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Did you know that if a fire starts in your home you may have as little as two minutes to escape? During a fire, early warning from a working smoke alarm plus a fire escape plan that has been practiced regularly can save lives. Learn what else to do to keep your loved ones safe!
Top Tips for Fire Safety
7 Ways to Prepare for a Home Fire
You know your entire family should practice your escape plan twice a year. But what is your escape plan? These guides will help you decide:
Then, use our template to draw your home's unique escape routes:
If you have a fire, smoke alarms can cut nearly half your risk of dying in a fire. Smoke alarms sense abnormal amounts of smoke or invisible combustion gases in the air. They can detect both smoldering and flaming fires.
Learn smoke alarm basics in just 2 minutes:
Install carbon monoxide alarms to alert your family to this invisible, odorless, colorless gas before it’s too late. Carbon monoxide is created when fuels (such as gasoline, wood, coal, natural gas, propane, oil, and methane) burn incompletely. Even a small amount of carbon monoxide can poison or kill a person if it is breathed in over a long period of time – such as overnight while sleeping.
Fire Safety tips 1. Install and Maintain Smoke AlarmsSmoke alarms double the chance of your family surviving a fire, so it goes without saying that you should have several.
2. Beware of Common Fire Risks in the KitchenMost home fires start in the kitchen during cooking — usually on stovetops —not in the oven. Be sure to stay in the kitchen when cooking, frying, or grilling on your stovetop.
3. Use Home Heating Equipment SafelyHeating equipment, like space heaters, is involved in 1 of every 6 home fires. Furthermore, 1 in every 5 home fire deaths and half of all fires caused by home heating occur between December and February.
4. Maintain Your Appliances - Especially DryersDryers are responsible for about 9 out of 10 appliance fires.
Before you begin to fight a fire with a fire extinguisher, be sure that:
Remember the word PASS when using a fire extinguisher:
Returning Home After a Fire
Stay safe when returning to your home after a fire:
Recovering After a Home Fire
Once you are physically safe, take time to ensure your family’s emotional and financial well-being.
Make a plan today. Your family may not be together if a disaster strikes, so it is important to know which types of disasters could affect your area. Know how you’ll contact one another and reconnect if separated. Establish a family meeting place that’s familiar and easy to find.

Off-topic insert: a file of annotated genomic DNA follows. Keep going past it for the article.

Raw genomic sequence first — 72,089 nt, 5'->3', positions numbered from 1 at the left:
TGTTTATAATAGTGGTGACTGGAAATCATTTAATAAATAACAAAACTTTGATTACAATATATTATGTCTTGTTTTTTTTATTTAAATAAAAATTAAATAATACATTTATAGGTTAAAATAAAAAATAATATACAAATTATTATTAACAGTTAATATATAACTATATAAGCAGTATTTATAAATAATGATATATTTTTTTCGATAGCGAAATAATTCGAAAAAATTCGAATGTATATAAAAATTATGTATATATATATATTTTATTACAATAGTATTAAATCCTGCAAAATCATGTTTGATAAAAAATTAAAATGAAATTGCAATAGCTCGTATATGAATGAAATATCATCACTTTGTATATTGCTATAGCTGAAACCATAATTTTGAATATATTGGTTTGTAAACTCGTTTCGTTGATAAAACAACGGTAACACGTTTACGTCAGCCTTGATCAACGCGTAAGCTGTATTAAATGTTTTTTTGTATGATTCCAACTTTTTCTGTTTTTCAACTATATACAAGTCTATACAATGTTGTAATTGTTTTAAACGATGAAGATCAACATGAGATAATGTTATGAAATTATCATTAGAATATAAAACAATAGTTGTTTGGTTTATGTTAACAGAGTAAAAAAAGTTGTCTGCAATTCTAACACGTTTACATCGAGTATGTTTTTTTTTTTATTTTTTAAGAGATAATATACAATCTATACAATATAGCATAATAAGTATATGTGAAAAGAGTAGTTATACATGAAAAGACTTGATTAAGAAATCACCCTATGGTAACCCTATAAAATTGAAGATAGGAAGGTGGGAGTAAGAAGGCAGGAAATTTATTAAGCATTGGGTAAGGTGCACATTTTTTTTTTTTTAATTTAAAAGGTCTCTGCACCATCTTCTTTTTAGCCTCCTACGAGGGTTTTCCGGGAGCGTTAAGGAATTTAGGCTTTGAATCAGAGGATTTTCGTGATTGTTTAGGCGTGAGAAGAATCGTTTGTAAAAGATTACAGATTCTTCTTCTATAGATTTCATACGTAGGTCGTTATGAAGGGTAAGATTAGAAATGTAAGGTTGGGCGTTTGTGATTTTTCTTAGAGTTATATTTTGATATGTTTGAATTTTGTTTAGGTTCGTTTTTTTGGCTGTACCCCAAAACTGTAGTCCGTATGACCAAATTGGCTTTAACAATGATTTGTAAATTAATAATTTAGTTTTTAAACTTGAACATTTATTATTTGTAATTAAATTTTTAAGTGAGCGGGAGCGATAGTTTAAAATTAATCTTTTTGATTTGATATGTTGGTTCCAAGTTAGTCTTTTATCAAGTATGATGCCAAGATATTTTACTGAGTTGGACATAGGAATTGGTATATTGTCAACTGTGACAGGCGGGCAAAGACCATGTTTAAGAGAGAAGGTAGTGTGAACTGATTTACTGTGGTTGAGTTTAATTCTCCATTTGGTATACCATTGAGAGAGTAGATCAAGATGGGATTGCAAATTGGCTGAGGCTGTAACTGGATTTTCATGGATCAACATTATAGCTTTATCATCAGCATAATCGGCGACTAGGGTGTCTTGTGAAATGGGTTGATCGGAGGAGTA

Step 1: Put a plan together by discussing the questions below with your family, friends or household to start your emergency plan.
Step 2: Consider specific needs in your household.
As you prepare your plan tailor your plans and supplies to your specific daily living needs and responsibilities. Discuss your needs and responsibilities and how people in the network can assist each other with communication, care of children, business, pets or specific needs like operating medical equipment. Create your own personal network for specific areas where you need assistance. Keep in mind some these factors when developing your plan:
Creating and practicing a home fire escape plan is simple. Follow the steps below to make sure everyone in your home is prepared and knows what to do in case of a home fire.
It is important to have a plan when there are children in your home. Children may become very scared and need clear direction and help getting out of the house. They may not know how to escape or what to do unless an adult shows them.
Fires can start anywhere in the home and at any time, so run through the plan at different times of the day or night and practice different ways out.
Step 1: Know where to go. Review your safe meeting place. Explain to your kids that when the smoke alarm beeps, they need to get out of the house quickly and meet at that safety spot.
Step 2: Check your smoke alarms. Test your smoke alarms with your kids so they know the sound.
Step 3: Do the drill. Have kids head to their bedrooms and wait for the drill to begin. Assign adults to help young children. Put one adult in charge of sounding the smoke alarm and running the drill. Next, sound the smoke alarm, start the timer and have everyone book it to the safety spot. Once everyone gets to the safe meeting place stop the timer. If you all made it in under two minutes, you each get an imaginary gold medal. If not, give it another try. In a real fire, get to the safe meeting place, then call 9-1-1 and keep everyone close until firefighters arrive.
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